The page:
Nouriel Roubini is a prominent American economist of Turkish descent. He is well recognized for being one of the few economists who foresaw the decline of the housing market in the United States and the global recession which characterized 2008.
Roubini was born on 29th March 1958, in Istanbul, Turkey. He spent his early childhood in Italy, availing his education from the country. After obtaining his initial education from a Jewish school, Roubini enrolled in the Bocconi University to completedhis B.A. in economics. He later enrolled in Harvard University from where he completed his Ph.D. in International Economics in 1988. After finishing his studies, Roubini joined Yale University in an attempt to continue his academic research and began teaching simultaneously. His time at Yale ended in 1995, however, as he jumped ship to New York University as part of the Stern School of Business.
Roubini’s early career was spent analyzing emerging markets and economies which were subjected to macroeconomic failures. These included notable ones such as Mexico, Russia, Argentina and Thailand. Roubini concluded his research with the belief that the current account deficits held by these countries were the key factor behind their demise. It was precisely this theory which intrigued him to analyze the economic scenario of the United States. In his speech at the IMF in 2006, he expressed fears of mortgage defaults, falling real estate values, and a deep rooted recession in the country which would affect markets worldwide, but he wasn’t taken seriously at the meeting. After the event s of 2008, however, his critics were proven wrong, but some of them still continued to doubt the merits of his findings.
In 2009, Roubini expected the U.S economy to start showing signs of progress. However, he was still very skeptical of economists who were predicted full recovery the same year. Roubini expected the economy to stabilize rather than grow, as he still predicted further tremors in 2009 via bank insolvencies. He predicted that the U.S. would enter a mild recovery state come 2010. He was assigned the nickname ‘Doctor Doom’ by the media for his persistently pessimistic economic outlooks. Given the eventual accuracy of his forecasts, Roubini has garnered considerable respect of his fellow peers and features prominently in U.S. economic policy matters and debates.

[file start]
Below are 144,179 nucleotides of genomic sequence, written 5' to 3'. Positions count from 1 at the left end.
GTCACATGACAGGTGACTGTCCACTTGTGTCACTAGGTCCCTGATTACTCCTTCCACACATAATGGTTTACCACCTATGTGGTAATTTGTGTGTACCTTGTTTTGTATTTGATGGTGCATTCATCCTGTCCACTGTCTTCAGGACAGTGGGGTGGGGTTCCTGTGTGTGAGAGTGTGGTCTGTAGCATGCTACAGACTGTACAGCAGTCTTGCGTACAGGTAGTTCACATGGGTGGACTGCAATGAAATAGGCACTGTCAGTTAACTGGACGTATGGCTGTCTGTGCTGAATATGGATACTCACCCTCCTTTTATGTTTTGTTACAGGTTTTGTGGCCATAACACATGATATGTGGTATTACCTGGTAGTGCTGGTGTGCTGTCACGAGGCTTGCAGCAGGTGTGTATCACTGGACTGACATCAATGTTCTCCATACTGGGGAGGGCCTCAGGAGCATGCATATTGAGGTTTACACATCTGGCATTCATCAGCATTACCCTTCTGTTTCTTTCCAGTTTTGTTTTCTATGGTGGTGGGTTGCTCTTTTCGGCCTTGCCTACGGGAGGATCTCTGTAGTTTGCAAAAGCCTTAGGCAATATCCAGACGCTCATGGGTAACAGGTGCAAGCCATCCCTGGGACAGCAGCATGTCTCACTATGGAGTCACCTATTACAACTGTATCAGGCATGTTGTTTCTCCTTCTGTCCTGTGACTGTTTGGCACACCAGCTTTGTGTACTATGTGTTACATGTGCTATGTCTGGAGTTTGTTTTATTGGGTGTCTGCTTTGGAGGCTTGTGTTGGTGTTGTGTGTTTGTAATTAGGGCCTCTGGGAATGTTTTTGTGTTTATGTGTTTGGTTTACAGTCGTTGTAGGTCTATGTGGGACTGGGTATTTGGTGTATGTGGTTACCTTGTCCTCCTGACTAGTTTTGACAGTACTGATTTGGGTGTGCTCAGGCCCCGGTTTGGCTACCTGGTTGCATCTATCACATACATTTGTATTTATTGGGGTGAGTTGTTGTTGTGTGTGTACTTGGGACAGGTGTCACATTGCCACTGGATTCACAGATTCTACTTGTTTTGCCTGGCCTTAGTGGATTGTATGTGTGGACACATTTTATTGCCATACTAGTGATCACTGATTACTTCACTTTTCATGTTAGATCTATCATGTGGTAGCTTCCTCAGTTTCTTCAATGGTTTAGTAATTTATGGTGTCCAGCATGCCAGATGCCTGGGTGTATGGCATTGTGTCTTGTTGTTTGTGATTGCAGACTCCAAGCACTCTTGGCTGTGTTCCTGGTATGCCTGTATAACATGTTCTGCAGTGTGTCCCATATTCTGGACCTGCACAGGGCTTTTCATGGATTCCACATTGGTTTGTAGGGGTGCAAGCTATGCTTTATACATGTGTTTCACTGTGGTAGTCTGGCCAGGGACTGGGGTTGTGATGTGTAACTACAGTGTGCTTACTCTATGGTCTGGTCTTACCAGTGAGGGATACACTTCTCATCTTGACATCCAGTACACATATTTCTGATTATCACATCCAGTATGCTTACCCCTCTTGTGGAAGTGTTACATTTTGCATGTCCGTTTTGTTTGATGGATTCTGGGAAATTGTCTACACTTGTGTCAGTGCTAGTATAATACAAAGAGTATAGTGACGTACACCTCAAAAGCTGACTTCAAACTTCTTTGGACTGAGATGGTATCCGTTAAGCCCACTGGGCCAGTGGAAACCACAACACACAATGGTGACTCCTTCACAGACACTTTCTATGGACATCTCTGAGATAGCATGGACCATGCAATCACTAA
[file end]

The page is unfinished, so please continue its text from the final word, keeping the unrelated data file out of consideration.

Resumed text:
Roubini’s accomplished professional career saw him work at the International Monetary Fund (IMF), the World Bank, the Federal Reserve and the Bank of Israel. He also served as research associate at the National Bureau of Economic Research, and had the honor of being named amongst Bill Clinton’s Council of Economic Advisors, where he assumed the role of senior economist. He was later inducted in to the United States Treasury. Roubini also operates his own consultancy business, Roubini Global Economics.
Nouriel Roubini’s credentials as an economist have been widely acknowledged. The Institutional Investor, a business journal, added him to its list of the 50 most powerful people in the field of finance in 2009. Time magazine on the other hand named him as amongst the top 100 most influential people in the world the same year. Foreign Policy magazine placed him 4th on its list of top 100 global thinkers, and he was honored with Global Thinkers Forum 2013 Award for Excellence in Global Thinking. He currently teaches the New York University.